The Executive Member for Planning and Growth submitted a report that set out the approach to the updated Planning Enforcement Plan 2021. The Head of Planning and Building Control said that the current plan was last updated in 2016. The updated plan was attached as an Appendix. Members were advised that the approach and priorities to handling enforcement cases needed to be updated.
The Committee was advised that the level of enforcement complaints were high and the Head of Planning and Building Control explained that a majority of enforcement investigations did not result in any further action being taken. She explained the reasons for this and said that all enforcement reports were investigated.
The Head of Planning and Building Control stated that the new plan proposed a triage approach be undertaken before a file was opened for further investigation. She said that this would help Officers identify cases that did not constitute a breach of planning control or were really minor cases. This triage approach would enable Officers to better manage the number of cases and respond quickly based on priorities depending on the level of breach.
The Head of Planning and Building Control said that Officers had recognised that the current system needed to improve and a new approach was needed to improve the overall effectiveness of the planning enforcement service.
Councillor Curtis asked how long the planning enforcement service had been reliant on a high proportion of agency staff. He asked a number of questions relating to the numbers of agency staff and the hours they worked and also how much more expensive they were than non-agency staff.
The Head of Planning and Building Control said that within the last 2 years, Officers had looked at extra resources to assist the enforcement team due to the high number of cases. She said that this had supported recruitment that had taken place and had ensured a wider breadth of experience within the planning enforcement service.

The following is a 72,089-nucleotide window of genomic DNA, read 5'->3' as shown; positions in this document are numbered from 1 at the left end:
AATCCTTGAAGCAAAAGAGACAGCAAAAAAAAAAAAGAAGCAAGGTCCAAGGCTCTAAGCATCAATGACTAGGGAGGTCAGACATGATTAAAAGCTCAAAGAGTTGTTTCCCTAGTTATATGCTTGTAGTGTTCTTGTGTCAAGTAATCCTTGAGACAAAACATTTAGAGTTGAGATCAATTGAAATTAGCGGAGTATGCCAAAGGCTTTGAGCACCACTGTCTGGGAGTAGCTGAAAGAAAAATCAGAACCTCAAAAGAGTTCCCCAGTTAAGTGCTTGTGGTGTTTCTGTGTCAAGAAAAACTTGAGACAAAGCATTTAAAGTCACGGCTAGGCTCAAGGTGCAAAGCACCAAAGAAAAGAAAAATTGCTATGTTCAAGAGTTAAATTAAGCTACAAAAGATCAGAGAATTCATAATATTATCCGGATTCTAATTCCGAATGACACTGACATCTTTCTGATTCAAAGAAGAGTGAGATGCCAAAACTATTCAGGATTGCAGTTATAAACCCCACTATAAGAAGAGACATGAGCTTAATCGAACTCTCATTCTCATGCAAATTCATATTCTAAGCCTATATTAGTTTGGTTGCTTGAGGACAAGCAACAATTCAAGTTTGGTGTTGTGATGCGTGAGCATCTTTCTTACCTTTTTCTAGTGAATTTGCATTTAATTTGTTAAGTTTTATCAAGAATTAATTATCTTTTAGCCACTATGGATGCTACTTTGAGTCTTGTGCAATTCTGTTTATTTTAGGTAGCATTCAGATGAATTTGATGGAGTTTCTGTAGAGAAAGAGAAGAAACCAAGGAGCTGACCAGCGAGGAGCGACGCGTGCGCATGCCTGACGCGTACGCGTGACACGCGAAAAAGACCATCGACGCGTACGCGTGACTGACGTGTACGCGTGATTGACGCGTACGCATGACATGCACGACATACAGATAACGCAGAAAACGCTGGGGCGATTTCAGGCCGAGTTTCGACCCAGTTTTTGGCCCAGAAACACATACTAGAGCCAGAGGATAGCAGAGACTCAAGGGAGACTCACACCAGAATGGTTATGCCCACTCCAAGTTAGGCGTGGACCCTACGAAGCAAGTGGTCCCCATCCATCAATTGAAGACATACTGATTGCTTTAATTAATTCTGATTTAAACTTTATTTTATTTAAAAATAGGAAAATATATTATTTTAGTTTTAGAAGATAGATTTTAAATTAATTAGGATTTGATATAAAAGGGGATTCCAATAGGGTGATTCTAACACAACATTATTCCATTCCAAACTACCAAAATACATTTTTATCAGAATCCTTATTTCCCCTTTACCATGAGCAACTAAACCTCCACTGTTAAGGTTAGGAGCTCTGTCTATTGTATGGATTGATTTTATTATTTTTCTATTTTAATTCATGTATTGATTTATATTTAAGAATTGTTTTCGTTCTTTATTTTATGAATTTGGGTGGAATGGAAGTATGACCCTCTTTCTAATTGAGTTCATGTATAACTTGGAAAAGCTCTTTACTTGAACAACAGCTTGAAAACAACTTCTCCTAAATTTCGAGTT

The Service Manager (Development Management) said that the planning enforcement service had been working with a number of extra staff throughout 2020. He said that it was very difficult to quantify cost because although agency workers were more expensive, there were no overheads. Members were advised that some agency staff were more expensive than others and the situation was purely one of workload.
The Head of Planning and Building Control said that the planning service had undergone restructuring in previous years on the operational side but that it was necessary to review it from a planning enforcement viewpoint including resources and the current difficulties in the planning sector in terms of experience at a certain level.
The Head of Planning and Building Control said that she was looking to fill a number of vacant posts and as part of that process,she wanted to make sure that Development Management was a flexible service. She said that she wanted to have experienced “rounded” planners and enforcement Officers that could turn their hand to dealing with a number of issues depending on service priorities.
Councillor Goldspink thanked the Planning Officers for producing this plan at a time when they were under such pressure. She said that the plan was eminently sensible and the way that priorities had been organised made much more sense than had previously been the case. She expressed concern about the pressure being placed on Officers and she understood that they were understaffed and had a huge caseload of 100 cases per Officer. She asked whether there was anything that could be done in addition to this excellent plan to ease the burden.